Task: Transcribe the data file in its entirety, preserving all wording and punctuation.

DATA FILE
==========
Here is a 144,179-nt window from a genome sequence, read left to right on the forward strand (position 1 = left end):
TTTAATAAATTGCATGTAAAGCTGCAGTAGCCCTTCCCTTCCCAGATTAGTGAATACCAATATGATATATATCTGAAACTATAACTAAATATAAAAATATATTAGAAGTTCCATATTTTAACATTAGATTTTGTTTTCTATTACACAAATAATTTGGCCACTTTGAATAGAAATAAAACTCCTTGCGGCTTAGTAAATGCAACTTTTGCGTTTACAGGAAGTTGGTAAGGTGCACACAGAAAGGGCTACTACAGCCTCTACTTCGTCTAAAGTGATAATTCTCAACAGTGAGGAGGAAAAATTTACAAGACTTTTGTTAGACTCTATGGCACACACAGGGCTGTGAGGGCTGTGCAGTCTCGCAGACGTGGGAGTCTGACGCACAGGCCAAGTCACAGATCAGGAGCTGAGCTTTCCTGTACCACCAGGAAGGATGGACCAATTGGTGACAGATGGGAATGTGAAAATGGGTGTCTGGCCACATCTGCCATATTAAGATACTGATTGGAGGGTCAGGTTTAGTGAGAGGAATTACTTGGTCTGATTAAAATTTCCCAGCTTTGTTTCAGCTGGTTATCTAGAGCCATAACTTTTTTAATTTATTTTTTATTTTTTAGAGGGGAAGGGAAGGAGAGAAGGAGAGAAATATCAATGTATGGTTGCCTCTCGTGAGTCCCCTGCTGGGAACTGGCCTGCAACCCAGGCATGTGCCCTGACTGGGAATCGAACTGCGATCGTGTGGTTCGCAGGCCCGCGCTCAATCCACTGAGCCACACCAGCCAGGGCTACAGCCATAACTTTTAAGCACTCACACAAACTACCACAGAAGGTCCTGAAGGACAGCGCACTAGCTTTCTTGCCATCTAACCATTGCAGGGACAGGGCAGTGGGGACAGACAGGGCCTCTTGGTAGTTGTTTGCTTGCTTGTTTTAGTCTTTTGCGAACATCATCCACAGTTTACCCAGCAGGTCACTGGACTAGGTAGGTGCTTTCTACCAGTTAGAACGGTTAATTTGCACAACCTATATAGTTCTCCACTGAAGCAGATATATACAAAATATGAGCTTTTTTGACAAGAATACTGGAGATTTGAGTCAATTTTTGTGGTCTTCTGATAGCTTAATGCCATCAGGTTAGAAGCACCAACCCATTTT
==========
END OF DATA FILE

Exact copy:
Here is a 144,179-nt window from a genome sequence, read left to right on the forward strand (position 1 = left end):
TTTAATAAATTGCATGTAAAGCTGCAGTAGCCCTTCCCTTCCCAGATTAGTGAATACCAATATGATATATATCTGAAACTATAACTAAATATAAAAATATATTAGAAGTTCCATATTTTAACATTAGATTTTGTTTTCTATTACACAAATAATTTGGCCACTTTGAATAGAAATAAAACTCCTTGCGGCTTAGTAAATGCAACTTTTGCGTTTACAGGAAGTTGGTAAGGTGCACACAGAAAGGGCTACTACAGCCTCTACTTCGTCTAAAGTGATAATTCTCAACAGTGAGGAGGAAAAATTTACAAGACTTTTGTTAGACTCTATGGCACACACAGGGCTGTGAGGGCTGTGCAGTCTCGCAGACGTGGGAGTCTGACGCACAGGCCAAGTCACAGATCAGGAGCTGAGCTTTCCTGTACCACCAGGAAGGATGGACCAATTGGTGACAGATGGGAATGTGAAAATGGGTGTCTGGCCACATCTGCCATATTAAGATACTGATTGGAGGGTCAGGTTTAGTGAGAGGAATTACTTGGTCTGATTAAAATTTCCCAGCTTTGTTTCAGCTGGTTATCTAGAGCCATAACTTTTTTAATTTATTTTTTATTTTTTAGAGGGGAAGGGAAGGAGAGAAGGAGAGAAATATCAATGTATGGTTGCCTCTCGTGAGTCCCCTGCTGGGAACTGGCCTGCAACCCAGGCATGTGCCCTGACTGGGAATCGAACTGCGATCGTGTGGTTCGCAGGCCCGCGCTCAATCCACTGAGCCACACCAGCCAGGGCTACAGCCATAACTTTTAAGCACTCACACAAACTACCACAGAAGGTCCTGAAGGACAGCGCACTAGCTTTCTTGCCATCTAACCATTGCAGGGACAGGGCAGTGGGGACAGACAGGGCCTCTTGGTAGTTGTTTGCTTGCTTGTTTTAGTCTTTTGCGAACATCATCCACAGTTTACCCAGCAGGTCACTGGACTAGGTAGGTGCTTTCTACCAGTTAGAACGGTTAATTTGCACAACCTATATAGTTCTCCACTGAAGCAGATATATACAAAATATGAGCTTTTTTGACAAGAATACTGGAGATTTGAGTCAATTTTTGTGGTCTTCTGATAGCTTAATGCCATCAGGTTAGAAGCACCAACCCATTTT